Your Kid's Facebook Print
Childer: On Child-Rearing
Written by Douglas Wilson   
Wednesday, 14 October 2009 20:18

Kids need to be brought up in such a way that two condi­tions are met. First, parents must provide their children with guidance, correction, encouragement, teaching, and direction. Second, parents must love their children in such a way that the children grow up wanting these things.

At the same time, whether or not the children want guidance and direction needs to be measured by the video, and not by the snapshot. At the moment of correction, children are like the rest of us and don’t enjoy it very much. No discipline seems pleasant at the time. But the wise know that faithful correction is oil for our heads (Ps. 141:5), and faithful children understand this as well. It pro­tects us, and does not destroy us. Over the course of time, children should want their parents to set limits for them, and to bring them up in such a way that they continue to be eager for those limits.

Some parents excel in defining limits, setting boundar­ies, making rules, lecturing, teaching, explaining, and cor­recting. They do not do so well at getting the kids excited about conforming to the standard. Other parents have a great personal relationship with their kids, lots of good talks, but they are too indulgent and such parents often leave the kids wishing they had more direction.

The reason kids need direction and wisdom is that there are many areas of life where the right thing is not the obvious thing. Teenagers generally don’t need to be told that serial bank robbery is not the way to go. “But strong meat belongeth to them that are of full age, even those who by reason of use have their senses exercised to discern both good and evil” (Heb. 5:14). The mature are those who through long practice have learned to distinguish between things that are a good idea and those things which are not a good idea. This cannot be done without practice—long experience. And the areas where it must be done are those areas where the wise course of action is not immediately apparent to many people.

Wise parenting does not begin with the task of keep­ing kids away from pornography or pot or shoplifting. If a parent is struggling with holding the line at these places, then it is likely that they did not offer direction and input on other less obvious issues much earlier. Parents have multiple opportunities to teach their children the difference between wisdom and folly when the stakes are much lower. For example, suppose an opportunity arises for your thir­teen-year-old daughter to go to a slumber party, an event where the girls are likely to stay up until two in the morning accompanied by a tangle of unedifying gossip. Going to this event doesn’t break any of the Ten Commandments in an obvious way—all the girls are classmates in a Christian school—so what should Dad say? And if he says no, then how can he do it in such a way that his daughter comes to appreciate (within a day or so) his wise protection of her? Or let’s take an Internet analog of slumber parties, which would be something like Facebook.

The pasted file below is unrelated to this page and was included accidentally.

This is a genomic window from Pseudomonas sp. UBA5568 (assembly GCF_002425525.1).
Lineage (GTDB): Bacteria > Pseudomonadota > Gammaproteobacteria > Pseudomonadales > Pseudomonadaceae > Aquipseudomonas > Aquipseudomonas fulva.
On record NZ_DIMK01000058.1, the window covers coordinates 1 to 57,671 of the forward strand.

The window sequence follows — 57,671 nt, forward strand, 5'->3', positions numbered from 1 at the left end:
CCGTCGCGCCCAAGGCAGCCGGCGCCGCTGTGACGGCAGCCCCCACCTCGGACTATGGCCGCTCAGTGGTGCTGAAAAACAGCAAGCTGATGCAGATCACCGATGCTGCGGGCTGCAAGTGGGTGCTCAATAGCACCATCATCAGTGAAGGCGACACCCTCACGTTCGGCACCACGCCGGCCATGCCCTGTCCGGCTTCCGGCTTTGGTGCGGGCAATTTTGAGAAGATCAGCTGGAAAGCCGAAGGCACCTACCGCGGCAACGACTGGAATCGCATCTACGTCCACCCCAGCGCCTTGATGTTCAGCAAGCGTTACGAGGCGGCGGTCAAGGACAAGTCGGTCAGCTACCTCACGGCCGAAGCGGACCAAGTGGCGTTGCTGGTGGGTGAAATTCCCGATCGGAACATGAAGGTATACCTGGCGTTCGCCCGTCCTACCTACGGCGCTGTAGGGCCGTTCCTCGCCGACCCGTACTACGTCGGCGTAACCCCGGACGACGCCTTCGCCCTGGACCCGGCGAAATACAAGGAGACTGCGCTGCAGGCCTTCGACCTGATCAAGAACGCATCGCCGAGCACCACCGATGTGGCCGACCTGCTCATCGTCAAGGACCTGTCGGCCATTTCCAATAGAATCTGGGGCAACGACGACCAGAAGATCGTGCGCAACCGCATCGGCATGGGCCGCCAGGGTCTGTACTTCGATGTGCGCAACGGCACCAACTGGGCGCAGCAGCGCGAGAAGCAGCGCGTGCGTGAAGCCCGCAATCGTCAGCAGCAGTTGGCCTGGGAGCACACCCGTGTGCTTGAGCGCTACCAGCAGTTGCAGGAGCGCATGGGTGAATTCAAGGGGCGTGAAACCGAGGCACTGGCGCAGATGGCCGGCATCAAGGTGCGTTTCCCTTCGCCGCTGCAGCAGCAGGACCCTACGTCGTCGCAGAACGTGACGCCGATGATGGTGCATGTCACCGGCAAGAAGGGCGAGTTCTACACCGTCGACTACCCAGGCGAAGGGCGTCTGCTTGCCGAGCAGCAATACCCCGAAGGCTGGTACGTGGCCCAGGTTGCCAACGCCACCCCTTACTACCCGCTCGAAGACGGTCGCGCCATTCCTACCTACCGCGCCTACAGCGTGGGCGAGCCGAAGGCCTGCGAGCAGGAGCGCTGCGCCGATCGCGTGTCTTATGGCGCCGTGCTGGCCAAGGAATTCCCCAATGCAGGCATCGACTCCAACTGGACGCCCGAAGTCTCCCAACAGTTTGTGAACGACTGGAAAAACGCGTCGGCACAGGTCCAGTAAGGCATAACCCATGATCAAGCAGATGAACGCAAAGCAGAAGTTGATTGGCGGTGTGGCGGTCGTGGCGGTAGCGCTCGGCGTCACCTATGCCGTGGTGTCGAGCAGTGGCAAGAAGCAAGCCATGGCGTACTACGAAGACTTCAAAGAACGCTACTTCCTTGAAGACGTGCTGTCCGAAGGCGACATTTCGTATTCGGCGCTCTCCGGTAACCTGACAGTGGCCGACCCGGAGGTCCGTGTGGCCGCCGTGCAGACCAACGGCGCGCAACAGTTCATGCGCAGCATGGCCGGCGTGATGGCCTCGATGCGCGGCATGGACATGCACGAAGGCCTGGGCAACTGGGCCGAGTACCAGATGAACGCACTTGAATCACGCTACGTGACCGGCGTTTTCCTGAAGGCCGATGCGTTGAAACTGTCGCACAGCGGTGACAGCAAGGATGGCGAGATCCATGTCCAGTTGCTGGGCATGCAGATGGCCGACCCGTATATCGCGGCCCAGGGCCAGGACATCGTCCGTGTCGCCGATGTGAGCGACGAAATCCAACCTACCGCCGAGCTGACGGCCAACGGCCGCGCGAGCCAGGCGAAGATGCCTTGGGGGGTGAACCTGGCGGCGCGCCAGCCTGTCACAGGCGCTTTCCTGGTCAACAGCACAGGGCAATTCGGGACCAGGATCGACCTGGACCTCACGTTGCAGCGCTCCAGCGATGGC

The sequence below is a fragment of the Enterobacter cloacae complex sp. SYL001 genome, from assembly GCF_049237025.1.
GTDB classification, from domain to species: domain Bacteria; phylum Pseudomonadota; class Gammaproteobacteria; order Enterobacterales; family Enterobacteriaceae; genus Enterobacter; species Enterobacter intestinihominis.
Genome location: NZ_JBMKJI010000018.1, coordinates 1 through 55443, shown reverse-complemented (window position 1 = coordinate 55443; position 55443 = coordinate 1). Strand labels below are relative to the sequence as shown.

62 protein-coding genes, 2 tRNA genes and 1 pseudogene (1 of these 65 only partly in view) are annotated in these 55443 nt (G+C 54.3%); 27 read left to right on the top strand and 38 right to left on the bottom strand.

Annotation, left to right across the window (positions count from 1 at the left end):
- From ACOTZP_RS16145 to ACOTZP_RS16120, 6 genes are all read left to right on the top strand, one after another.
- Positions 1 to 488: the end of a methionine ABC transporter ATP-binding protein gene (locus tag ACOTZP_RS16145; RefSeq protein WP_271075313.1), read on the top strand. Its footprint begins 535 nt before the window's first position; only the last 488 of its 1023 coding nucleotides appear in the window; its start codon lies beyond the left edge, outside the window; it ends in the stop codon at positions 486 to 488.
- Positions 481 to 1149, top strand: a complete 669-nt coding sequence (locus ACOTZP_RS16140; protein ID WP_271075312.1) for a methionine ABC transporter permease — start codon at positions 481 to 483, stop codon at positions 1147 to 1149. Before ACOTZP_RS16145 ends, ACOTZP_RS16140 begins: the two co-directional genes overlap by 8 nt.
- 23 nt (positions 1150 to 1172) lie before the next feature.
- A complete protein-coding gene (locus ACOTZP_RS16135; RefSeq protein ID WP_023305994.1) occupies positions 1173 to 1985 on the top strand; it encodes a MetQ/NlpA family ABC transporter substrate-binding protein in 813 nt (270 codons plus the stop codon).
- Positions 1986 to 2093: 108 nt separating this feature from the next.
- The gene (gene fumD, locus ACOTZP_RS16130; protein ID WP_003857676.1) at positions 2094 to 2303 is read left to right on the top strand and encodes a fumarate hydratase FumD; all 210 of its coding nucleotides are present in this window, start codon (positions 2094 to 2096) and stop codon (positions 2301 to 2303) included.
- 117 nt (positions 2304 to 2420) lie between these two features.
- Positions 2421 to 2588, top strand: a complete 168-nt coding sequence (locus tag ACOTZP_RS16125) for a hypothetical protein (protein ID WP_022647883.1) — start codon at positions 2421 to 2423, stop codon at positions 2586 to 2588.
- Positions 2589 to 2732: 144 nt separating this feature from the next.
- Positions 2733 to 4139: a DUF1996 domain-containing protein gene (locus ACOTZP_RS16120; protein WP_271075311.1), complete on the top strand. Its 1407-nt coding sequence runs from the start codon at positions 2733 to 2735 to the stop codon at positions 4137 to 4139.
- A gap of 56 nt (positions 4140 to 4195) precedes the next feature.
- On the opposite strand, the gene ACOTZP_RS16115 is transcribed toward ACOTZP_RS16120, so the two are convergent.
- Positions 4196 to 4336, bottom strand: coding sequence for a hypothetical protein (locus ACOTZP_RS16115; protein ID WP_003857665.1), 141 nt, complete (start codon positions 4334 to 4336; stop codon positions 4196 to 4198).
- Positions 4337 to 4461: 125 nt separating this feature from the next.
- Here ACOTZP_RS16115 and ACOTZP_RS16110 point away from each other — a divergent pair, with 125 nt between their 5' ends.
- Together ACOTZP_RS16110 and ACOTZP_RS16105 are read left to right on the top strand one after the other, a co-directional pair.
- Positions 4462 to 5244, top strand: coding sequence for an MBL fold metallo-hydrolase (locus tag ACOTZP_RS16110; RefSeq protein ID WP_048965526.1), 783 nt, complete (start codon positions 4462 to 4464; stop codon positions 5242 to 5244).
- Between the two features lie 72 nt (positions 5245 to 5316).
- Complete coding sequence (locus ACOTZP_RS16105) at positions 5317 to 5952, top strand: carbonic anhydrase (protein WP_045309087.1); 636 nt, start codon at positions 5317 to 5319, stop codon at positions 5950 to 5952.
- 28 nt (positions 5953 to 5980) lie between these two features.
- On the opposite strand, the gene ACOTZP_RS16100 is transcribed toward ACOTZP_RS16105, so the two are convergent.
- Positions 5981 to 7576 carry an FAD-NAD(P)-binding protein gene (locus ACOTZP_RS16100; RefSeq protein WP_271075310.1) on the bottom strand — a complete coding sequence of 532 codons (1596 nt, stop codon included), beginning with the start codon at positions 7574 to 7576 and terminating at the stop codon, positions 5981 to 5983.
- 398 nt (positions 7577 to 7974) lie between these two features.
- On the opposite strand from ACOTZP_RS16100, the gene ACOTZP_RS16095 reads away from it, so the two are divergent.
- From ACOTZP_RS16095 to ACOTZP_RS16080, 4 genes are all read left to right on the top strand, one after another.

In any setting, when kids get together without paren­tal direction and supervision, two things will happen—and they will happen for the same reason that weeds grow in your garden. The first will be that the conversation will drift downward into the silly and inane. Once that tone is set and established, some people will introduce some real sin. They will wait a bit to introduce it because teens steeped in the silly and inane are not equipped to stand up to real sin. Laziness is not preparation for battle, and so when battles do come to the lazy, they are usually short battles. Silly and inane conversation revolves around trivi­alities, superficial feelings, flatteries, flirting, and so on.

If a Facebook account is allowed in the first place, any father worth his salt is going to insist on being a “friend” (and how uncool is that!) so that he can check in on how the scintillating conversation is going. As he moni­tors what is going on, he will probably realize that his son is a lot more intelligent as a conversationalist at the dinner table than he is here. More intelligent, less self-absorbed, more fun to listen to. But here he is on Facebook, hair in his eyes, whining about something or other, just like he was some fussybutt alternative rock white guy with problems. But so far dad just thinks this is irritating. Then some skanky girl from somewhere in New Jersey pops up on the page, blouse unbuttoned like there was no tomorrow, says something really inappropriate, all the while acting like she really knows your son well, and that she really thinks he is hot. Huh, thinks you. You think you remember meeting her at that Christian family camp you all went to last summer. Now what?

The point is not to march into your son’s bedroom and pull the plug on his computer and say, “That is all with that.” The point is to lead and guide your children so that they see what you see and act accordingly. If you have a good relationship with them, they will be hungry for that kind of direction. If you do not have that kind of relation­ship with them, then a simple imposition of standards they do not comprehend and do not love will not help you out in the long run. The question that parents face here is how they can impart authoritative and loving guidance in a way that will be accepted and appreciated.

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